Artificial intelligence isn’t a self-powered entity like it is so often portrayed in media. If you work in technology, you likely already know that every algorithm has a crew of human coders, labelers, and other creators behind it.
Banks of images need to be hand-labelled in order to create an image recognition algorithm, for example.
But Facebook is showing that some AI can learn more with less human assistance.
More from Wired:
The Facebook algorithm, called Seer, fed on more than a billion images scraped from Instagram, deciding for itself which objects look alike. Images with whiskers, fur, and pointy ears, for example, were collected into one pile. Then the algorithm was given a small number of labeled images, including some labeled “cats.” It was then able to recognize images as well as an algorithm trained using thousands of labeled examples of each object.
The Facebook research is a landmark for an AI approach known as “self-supervised learning,” says Facebook’s chief scientist, Yann LeCun.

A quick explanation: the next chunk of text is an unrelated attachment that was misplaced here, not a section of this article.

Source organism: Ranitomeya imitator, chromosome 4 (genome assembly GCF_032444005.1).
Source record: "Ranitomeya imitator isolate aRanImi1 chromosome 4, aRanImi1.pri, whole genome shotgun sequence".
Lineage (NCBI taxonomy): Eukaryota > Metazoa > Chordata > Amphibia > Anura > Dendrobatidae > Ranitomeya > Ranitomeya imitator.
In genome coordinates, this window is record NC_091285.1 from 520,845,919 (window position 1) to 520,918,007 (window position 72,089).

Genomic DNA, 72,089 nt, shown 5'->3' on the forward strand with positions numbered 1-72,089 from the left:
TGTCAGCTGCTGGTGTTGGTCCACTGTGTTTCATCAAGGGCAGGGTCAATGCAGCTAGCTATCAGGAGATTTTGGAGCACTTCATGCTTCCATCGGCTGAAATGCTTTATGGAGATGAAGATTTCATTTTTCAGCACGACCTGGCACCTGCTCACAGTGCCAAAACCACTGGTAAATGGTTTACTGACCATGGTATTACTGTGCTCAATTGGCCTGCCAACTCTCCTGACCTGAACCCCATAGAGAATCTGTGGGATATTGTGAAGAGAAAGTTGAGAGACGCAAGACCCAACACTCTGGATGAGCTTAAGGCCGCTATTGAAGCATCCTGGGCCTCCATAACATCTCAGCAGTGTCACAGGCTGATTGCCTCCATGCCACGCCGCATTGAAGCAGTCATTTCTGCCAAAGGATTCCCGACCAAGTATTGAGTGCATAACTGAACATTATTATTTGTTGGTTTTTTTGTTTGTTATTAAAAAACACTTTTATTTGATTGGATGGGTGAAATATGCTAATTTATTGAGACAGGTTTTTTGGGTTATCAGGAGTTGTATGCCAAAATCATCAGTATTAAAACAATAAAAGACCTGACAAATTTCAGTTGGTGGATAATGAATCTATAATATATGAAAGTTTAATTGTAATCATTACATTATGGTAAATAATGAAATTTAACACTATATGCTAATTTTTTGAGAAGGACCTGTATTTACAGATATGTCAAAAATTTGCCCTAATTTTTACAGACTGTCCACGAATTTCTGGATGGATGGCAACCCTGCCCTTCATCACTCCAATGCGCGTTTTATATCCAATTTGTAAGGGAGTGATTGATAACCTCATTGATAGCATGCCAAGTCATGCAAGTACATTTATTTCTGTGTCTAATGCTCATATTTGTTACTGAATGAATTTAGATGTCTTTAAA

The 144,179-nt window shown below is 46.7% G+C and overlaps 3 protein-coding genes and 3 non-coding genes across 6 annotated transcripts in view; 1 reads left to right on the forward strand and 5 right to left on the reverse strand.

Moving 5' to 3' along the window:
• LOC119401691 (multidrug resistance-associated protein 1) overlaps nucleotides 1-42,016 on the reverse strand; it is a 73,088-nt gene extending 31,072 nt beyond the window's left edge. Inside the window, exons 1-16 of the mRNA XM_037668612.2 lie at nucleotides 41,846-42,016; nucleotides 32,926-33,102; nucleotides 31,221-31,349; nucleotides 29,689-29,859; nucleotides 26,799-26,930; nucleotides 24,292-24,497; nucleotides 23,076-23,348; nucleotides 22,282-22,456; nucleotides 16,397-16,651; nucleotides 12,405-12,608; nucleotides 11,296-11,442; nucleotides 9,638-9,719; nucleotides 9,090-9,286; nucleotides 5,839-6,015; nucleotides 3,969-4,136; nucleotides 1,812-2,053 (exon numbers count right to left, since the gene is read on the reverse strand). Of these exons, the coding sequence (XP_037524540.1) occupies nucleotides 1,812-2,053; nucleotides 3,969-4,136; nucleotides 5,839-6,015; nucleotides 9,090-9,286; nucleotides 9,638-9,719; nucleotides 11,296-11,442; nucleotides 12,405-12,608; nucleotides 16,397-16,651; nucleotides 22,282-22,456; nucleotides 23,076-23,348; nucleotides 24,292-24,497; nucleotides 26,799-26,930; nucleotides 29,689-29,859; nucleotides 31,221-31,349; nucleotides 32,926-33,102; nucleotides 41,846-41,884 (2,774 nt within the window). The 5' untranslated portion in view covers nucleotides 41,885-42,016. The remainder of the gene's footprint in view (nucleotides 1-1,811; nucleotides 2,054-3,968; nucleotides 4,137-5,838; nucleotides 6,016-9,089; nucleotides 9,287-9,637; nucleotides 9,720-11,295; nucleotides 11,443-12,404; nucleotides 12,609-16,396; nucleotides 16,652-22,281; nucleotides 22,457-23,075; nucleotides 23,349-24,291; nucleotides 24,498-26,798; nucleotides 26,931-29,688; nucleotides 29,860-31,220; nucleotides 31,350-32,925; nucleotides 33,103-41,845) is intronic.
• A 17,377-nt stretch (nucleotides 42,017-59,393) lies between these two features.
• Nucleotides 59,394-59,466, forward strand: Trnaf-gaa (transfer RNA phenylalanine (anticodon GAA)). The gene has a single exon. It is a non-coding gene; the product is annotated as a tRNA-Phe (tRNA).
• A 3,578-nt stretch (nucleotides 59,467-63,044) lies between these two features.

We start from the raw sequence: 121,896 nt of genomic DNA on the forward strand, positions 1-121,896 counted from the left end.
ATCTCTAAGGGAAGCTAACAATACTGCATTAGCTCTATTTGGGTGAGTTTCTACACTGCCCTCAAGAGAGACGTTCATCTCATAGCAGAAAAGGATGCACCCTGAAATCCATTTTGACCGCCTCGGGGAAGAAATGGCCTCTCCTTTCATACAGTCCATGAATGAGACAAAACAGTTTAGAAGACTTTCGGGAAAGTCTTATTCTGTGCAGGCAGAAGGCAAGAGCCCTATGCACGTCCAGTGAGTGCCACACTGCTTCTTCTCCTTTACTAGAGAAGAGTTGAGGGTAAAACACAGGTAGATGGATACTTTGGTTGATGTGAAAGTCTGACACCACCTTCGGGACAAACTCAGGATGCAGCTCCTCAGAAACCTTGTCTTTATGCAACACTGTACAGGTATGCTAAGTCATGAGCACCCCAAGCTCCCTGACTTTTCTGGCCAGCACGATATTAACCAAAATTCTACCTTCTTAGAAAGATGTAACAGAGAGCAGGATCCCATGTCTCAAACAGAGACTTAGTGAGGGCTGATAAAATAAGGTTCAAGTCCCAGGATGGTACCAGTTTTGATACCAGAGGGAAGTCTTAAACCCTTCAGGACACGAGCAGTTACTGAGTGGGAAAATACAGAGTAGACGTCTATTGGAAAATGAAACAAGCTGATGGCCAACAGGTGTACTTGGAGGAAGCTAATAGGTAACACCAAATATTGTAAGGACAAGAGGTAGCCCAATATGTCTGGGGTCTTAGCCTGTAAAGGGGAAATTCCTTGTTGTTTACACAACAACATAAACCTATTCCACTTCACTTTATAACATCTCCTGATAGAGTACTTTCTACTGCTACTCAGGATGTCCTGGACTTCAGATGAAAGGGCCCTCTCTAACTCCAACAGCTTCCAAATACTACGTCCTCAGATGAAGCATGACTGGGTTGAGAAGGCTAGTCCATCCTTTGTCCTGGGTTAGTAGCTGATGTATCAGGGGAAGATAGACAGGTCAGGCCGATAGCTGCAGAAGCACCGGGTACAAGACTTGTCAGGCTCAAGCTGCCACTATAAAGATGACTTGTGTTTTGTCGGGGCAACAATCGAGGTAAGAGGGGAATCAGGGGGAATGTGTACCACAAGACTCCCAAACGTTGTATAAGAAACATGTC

LeCun pioneered the machine learning approach known as deep learning that involves feeding data to large artificial neural networks. Roughly a decade ago, deep learning emerged as a better way to program machines to do all sorts of useful things, such as image classification and speech recognition.
But LeCun says the conventional approach, which requires “training” an algorithm by feeding it lots of labeled data, simply won’t scale.
LeCun says self-supervised learning could have many useful applications, for instance learning to read medical images without the need for labeling so many scans and x-rays.
As the COVID-19 pandemic forced companies around the world to work remotely, technology companies stepped up and met that challenge by accelerating emerging technologies like artificial intelligence.
But now that we know AI is capable of teaching itself without as much expensive human input, artificial intelligence may finally be able to be more easily integrated into the enterprise market.